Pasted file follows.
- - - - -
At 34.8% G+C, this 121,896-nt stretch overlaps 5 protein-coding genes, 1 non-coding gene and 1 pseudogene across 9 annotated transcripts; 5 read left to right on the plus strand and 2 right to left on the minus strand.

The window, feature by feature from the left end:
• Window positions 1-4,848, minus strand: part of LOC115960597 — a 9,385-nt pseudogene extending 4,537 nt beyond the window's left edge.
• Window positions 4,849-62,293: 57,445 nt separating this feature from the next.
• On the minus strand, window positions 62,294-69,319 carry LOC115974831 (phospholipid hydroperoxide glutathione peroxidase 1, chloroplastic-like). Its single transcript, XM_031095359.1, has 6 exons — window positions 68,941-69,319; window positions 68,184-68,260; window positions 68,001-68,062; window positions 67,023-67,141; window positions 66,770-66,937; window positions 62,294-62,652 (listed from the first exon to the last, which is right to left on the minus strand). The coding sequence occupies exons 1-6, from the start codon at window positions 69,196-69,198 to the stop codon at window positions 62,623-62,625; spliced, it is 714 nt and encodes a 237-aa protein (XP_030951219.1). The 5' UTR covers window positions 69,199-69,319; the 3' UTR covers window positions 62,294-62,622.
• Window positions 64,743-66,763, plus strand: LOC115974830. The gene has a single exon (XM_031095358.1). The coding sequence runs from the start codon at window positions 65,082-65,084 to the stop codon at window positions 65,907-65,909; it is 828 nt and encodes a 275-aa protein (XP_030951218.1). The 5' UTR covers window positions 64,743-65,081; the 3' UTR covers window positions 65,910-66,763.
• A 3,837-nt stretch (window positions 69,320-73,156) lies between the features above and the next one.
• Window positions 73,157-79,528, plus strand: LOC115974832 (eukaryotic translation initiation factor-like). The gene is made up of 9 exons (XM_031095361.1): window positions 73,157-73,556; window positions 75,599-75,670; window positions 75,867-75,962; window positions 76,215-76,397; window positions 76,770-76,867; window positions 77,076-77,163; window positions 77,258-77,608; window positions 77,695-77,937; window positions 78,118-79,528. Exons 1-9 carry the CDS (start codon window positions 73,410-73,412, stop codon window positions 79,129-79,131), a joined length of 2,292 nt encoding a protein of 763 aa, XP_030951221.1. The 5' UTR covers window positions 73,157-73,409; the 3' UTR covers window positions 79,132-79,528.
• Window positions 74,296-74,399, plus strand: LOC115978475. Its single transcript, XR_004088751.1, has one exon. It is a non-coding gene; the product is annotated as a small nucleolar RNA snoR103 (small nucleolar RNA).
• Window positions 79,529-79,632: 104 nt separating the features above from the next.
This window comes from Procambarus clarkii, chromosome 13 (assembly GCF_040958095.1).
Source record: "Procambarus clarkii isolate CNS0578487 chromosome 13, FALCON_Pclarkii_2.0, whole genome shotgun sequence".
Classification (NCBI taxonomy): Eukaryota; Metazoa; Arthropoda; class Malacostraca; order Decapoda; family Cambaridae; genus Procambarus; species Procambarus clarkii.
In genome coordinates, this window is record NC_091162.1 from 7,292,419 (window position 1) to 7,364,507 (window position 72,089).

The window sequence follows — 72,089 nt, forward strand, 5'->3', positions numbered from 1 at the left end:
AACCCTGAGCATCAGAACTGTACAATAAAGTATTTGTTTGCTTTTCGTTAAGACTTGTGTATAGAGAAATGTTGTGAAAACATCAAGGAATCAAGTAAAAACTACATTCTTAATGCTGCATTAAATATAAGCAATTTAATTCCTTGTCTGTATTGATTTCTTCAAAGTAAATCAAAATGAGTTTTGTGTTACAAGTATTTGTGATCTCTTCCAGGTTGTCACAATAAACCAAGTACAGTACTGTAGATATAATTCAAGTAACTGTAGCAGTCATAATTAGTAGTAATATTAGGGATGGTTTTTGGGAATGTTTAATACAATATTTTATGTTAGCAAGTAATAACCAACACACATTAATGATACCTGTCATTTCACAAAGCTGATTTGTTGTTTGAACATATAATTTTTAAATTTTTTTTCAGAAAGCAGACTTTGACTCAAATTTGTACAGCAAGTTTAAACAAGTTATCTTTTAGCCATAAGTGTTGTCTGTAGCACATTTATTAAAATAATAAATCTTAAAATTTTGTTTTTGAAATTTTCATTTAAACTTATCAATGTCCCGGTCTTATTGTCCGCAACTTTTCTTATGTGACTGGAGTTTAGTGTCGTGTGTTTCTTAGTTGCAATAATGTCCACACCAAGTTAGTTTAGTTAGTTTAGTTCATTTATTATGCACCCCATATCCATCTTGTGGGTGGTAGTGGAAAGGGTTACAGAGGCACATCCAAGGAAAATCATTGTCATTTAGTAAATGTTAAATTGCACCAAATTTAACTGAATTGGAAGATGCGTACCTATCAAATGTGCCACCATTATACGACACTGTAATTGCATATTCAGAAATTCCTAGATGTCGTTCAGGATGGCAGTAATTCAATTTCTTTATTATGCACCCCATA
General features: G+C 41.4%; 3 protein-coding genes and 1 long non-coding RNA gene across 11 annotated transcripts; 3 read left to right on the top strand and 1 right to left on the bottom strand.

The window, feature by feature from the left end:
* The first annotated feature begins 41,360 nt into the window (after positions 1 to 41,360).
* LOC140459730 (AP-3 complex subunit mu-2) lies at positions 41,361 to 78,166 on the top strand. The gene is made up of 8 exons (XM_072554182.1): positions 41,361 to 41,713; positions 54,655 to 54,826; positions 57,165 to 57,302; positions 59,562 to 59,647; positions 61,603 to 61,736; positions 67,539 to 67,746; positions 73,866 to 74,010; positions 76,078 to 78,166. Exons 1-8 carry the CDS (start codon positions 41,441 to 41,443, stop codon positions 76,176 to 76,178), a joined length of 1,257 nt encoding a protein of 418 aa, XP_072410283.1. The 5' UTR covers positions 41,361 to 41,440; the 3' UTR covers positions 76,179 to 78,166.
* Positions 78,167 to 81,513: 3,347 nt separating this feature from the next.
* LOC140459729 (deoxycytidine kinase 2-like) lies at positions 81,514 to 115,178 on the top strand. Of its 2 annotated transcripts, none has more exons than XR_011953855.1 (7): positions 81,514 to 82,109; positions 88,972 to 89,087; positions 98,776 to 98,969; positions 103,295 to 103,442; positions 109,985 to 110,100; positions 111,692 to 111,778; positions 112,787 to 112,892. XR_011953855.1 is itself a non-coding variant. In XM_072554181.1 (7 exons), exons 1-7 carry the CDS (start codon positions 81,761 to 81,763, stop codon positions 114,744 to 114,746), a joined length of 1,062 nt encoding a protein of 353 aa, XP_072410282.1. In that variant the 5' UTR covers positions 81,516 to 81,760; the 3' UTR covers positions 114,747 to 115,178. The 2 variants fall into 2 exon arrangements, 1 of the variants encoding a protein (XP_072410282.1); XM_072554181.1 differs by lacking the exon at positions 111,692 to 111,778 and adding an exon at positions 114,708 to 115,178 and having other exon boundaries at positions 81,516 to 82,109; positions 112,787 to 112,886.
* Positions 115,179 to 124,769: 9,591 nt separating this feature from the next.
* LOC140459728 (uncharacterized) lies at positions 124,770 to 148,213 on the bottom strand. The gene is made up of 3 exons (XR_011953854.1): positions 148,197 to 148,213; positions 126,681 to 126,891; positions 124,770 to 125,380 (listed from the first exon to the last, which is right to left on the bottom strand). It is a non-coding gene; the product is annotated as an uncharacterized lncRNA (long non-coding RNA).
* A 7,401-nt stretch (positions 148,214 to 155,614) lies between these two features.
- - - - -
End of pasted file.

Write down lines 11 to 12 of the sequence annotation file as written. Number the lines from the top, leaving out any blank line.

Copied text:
This window comes from Procambarus clarkii, chromosome 13 (assembly GCF_040958095.1).
Source record: "Procambarus clarkii isolate CNS0578487 chromosome 13, FALCON_Pclarkii_2.0, whole genome shotgun sequence".